of children and infants aged 4 to 24 months
suffering from acute diarrhea without dehydration
or with mild to moderate dehydration. This study
was approved by the Medical Ethics Committees
of Adam Malik Hospital and Pirngadi Hospital,
Medan.
Patients were included in this study if they
were 4 to 24 months old, suffered from acute diarrhea without dehydration or with mild to moderate dehydration and did not have any severe underlying disease such as bronchopneumonia or encephalitis. Written parental informed consent had
to be obtained for all subjects. Patients were excluded if they, during the period of study, developed a severe disease such as bronchopneumonia
or encephalitis or were diagnosed with severe malnutrition according to CDC NCHS 2000 standards.
Using a randomization table, each patient was
randomly assigned to receive tablets containing either 600 mg FOS or 761 mg fructulin as placebo.
Examiners and parents were blinded to the contents of the tablets. Both FOS and placebo tablets
were identical in shape, color, and flavor. Tablets
were administered orally by a parent, twice daily
for 5 days.
Rehydration according to WHO protocol was
performed on patients with dehydration. Body weight
and temperature were measured prior to administration of the tablets. Body weight, temperature, and the
frequency, volume, and consistency of stools were recorded daily. Home visits were performed for outpatients.
Difference in stool consistency was analyzed using the chi-square test, and diarrhea duration, its frequency, and stool volume using the independent ttest. Multivariate analysis was performed to determine
the effect of treatment on all the above variables. The
difference was considered statistically significant if
P<0.05. Data were analyzed using SPSS 10.0 for Windows.

Out of 142 patients who fulfilled inclusion criteria,


only 135 completed the study. Seven patients dropped
out, 3 from the FOS group and 4 from the placebo
group. Subject characteristics with respect to age,
birth weight, nutritional status, duration of diarrhea
at home, and breastfeeding status, were similar in both
groups at the start of the study. However, sex
distribution between the two groups was not similar
(Table 1).
TABLE 1. SUBJECT

CHARACTERISTICS

N
Characteristic
Age
< 12 months
12 months
Sex
Male
Female
Body weight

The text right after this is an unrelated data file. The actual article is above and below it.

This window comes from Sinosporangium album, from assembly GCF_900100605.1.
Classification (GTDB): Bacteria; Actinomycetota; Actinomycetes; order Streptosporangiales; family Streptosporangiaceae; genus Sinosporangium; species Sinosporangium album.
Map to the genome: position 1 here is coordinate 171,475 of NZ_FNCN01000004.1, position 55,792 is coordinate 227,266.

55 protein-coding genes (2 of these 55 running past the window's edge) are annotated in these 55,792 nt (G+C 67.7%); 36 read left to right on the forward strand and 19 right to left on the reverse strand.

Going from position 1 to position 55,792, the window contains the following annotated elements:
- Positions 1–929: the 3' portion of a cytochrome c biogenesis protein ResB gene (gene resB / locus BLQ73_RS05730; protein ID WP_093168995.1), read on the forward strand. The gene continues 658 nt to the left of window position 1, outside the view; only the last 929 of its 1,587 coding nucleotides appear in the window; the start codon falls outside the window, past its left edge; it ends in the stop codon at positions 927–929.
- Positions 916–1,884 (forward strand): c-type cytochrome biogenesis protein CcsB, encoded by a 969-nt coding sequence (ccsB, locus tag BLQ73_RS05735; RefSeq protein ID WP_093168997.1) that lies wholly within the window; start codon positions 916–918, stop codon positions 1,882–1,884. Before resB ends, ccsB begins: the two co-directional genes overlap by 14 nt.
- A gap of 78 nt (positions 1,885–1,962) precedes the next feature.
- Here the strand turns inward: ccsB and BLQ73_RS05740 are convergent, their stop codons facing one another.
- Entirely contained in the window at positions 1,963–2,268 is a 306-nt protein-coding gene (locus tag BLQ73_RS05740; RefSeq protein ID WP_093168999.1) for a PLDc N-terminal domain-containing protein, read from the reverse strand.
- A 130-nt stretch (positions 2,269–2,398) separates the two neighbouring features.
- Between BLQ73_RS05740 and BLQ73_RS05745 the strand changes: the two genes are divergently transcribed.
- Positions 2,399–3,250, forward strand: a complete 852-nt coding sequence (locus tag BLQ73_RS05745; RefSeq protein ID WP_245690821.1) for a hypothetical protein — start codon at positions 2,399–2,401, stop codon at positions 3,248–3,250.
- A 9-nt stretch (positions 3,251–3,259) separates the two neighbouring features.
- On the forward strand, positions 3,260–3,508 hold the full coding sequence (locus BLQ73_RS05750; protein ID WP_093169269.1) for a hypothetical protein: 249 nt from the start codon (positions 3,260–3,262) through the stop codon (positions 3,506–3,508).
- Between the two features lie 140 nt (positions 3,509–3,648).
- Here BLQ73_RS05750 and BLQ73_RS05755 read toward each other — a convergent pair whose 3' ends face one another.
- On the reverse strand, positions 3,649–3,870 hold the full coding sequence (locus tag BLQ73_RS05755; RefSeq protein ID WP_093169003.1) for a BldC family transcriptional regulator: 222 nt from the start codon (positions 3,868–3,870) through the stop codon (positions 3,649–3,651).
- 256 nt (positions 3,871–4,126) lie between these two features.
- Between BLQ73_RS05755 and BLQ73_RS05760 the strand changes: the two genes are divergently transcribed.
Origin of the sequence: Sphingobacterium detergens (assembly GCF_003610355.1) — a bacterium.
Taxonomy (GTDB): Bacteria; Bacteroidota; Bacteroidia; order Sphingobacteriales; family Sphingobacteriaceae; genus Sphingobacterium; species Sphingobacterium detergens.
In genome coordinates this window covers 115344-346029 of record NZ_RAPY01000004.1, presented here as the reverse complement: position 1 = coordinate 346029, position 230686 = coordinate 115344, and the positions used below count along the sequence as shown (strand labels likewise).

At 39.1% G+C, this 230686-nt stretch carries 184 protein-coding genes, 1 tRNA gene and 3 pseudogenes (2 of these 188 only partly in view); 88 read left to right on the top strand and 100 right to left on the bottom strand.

mean SD (kg)
Nutritional status
Normal
Mild malnutrition
Moderate malnutrition
Diarrhea duration at home
mean SD (kg)
Breastfeeding
Breastfed
Not breastfed

FOS
(n = 68)

Placebo
(n = 67)

35 (51.47 %)
33 (48.53%)

42 (62.69%)
25 (37.3%)

33 (48.53%)
35 (51.47%)

45 (67.16%)
22 (32.84%)

15.89 1.93

9.67 1.18

25 (36.76%)
18 (26.47%)
25 (36.76%)

19 (28.36%)
27 (40.30%)
21 (31.34%)

2.65 1.50

2.79 1.23

42 (61.76%)
26 (38.24%)

48 (71.64%)
19 (28.36%)

At the end of the study, no significant difference was found in nutritional status and duration of
diarrhea of both groups (P>0.05). Throughout the
five days of observation, a significant difference was
found neither in the stool consistency (P>0.05) nor
volume (P>0.05) (Tables 2 and 3). However, mean
stool volume in the FOS group showed a decreasing
trend during the second to fourth days of observation (Table 3).
On the first 3 days of observation, there was no
significant difference in diarrhea frequency of both
groups (P>0.05). In the 4th and 5th days of observation this difference became significant (P=0.017 and
0.025 for the 4th and 5th days, respectively) (Table 3).
However, when multivariate analysis controlled for
sex group was performed, FOS treatment was found
to have no effect on the duration and frequency of
diarrhea, stool volume, and stool consistency.

66 Paediatrica Indonesiana, Vol. 45, No. 3-4 March - April 2005

Reni Suryanty et al: Efficacy of fructooligosaccharide for treatment of acute diarrhea in children

TABLE 2. STOOL

CONSISTENCY, OBSERVED IN THE

Liquid (% )
Placebo

Day of
observation

FOS

1st
2nd
3rd
4th
5th

34 (51.5)
13 (56.5)
7 (70.0)
4 (100.0)
1 (100.0)

TABLE 3. STOOL

32 (48.5)
10 (43.5)
3 (30.0)
0 (0.0)
0 (0.0)

1ST 5TH